Even though former Trump campaign chairman and foreign agent Paul Manafort resigned from the president’s team last year, his financial connections to Donald Trump were far from over.
According to a new report from The New York Times, the same day Manafort stepped down as campaign chairman, he was hard at work “creating a shell company … that soon received $13 million in loans from two businesses with ties to Mr. Trump, including one that partners with a Ukrainian-born billionaire and another led by a Trump economic adviser.”
More from the report:
The transactions raise a number of questions, including whether Mr. Manafort’s decision to turn to Trump-connected lenders was related to his role in the campaign, where he had agreed to serve for free.
They also shine a light on the rich real estate portfolio that Mr. Manafort acquired during and after the years he worked in Ukraine. Mr. Manafort, often using shell companies, invested millions of dollars in various properties, including apartments and condos in New York, homes in Florida and Virginia and luxury houses in Los Angeles.
Mr. Manafort’s ties to Ukraine and Russia have come under scrutiny as federal officials investigate Russian meddling in the American presidential election. Investigators are known to have examined aspects of his finances, including bank accounts he had in the secretive tax haven of Cyprus; there is no indication his recent loans are part of the inquiry.
The source of the money for the real estate purchases is not clear, and Mr. Manafort never filed lobbying registrations for his work in Ukraine that would have disclosed his compensation. Such registrations are necessary for activities that involve influencing policy and public opinion in the United States, and some of Mr. Manafort’s Ukraine work appeared to fall into that category …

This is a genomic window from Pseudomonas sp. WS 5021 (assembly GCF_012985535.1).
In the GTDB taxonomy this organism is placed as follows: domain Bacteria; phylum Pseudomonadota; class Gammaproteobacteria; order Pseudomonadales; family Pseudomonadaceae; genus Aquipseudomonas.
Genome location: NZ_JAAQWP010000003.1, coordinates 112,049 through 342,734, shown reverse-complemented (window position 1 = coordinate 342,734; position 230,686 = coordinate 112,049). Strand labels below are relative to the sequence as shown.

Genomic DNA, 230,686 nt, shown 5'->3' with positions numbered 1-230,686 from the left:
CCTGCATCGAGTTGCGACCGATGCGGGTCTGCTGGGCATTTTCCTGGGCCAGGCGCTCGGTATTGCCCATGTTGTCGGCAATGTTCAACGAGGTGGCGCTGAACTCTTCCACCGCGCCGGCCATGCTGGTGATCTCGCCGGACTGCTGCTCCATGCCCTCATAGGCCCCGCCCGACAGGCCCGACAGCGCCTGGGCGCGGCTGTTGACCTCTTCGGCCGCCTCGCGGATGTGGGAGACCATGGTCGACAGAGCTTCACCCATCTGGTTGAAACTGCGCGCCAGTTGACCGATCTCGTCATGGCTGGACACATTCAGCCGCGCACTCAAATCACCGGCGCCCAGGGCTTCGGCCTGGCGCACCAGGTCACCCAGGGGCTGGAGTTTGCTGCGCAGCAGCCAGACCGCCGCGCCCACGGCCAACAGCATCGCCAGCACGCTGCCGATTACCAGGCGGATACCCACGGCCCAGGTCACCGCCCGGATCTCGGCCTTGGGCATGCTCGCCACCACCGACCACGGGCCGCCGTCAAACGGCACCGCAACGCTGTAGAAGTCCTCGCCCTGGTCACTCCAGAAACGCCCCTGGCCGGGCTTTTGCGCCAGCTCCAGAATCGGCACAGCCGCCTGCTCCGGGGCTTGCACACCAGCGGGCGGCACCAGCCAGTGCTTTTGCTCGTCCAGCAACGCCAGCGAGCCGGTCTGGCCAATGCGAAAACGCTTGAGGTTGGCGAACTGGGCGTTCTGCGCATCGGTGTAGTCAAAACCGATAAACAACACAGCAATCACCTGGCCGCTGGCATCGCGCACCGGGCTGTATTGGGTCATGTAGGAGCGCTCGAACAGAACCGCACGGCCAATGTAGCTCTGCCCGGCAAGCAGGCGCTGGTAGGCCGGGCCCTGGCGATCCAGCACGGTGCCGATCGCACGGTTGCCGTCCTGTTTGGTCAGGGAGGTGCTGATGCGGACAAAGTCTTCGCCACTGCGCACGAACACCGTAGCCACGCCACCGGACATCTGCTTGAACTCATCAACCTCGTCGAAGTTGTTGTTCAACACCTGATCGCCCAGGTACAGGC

The money could be considered a form of payment from Trump to Manafort at a time when the former Trump campaign chairman had said he was essentially an unpaid staffer who received no compensation for his work helping Trump get elected.
Last month, when trying to dodge questions about Trump’s ties to Russia, White House press secretary Sean Spicer also did his best to downplay Manafort’s role in the campaign.
Spicer said Manafort had a “limited role for a very limited amount of time.”
The fact that, upon leaving the campaign, Manafort received millions of dollars from companies with Trump ties calls into question the claims by the Trump campaign that the former chairman was working for free and that he had a “limited role.”
The news that Manafort was borrowing money from Trump-affiliated businesses immediately after leaving the campaign comes on the same day that multiple sources report that Manafort will soon register as a foreign agent.
According to The Huffington Post, “Manafort received at least $1.2 million of a suspected $12.7 million in off-the-books payments from [former Ukrainian President Victor Yanukovych’s] political party while the Russia-allied leader was still in power.”
Overall, this has not been a good news day for Paul Manafort, but it goes to show that not only does the president himself have questionable and largely unknown financial ties, but he also surrounds himself with people who do.
For anybody who thought Hillary Clinton was the corrupt candidate in last year’s election, I know someone who’s selling bridges.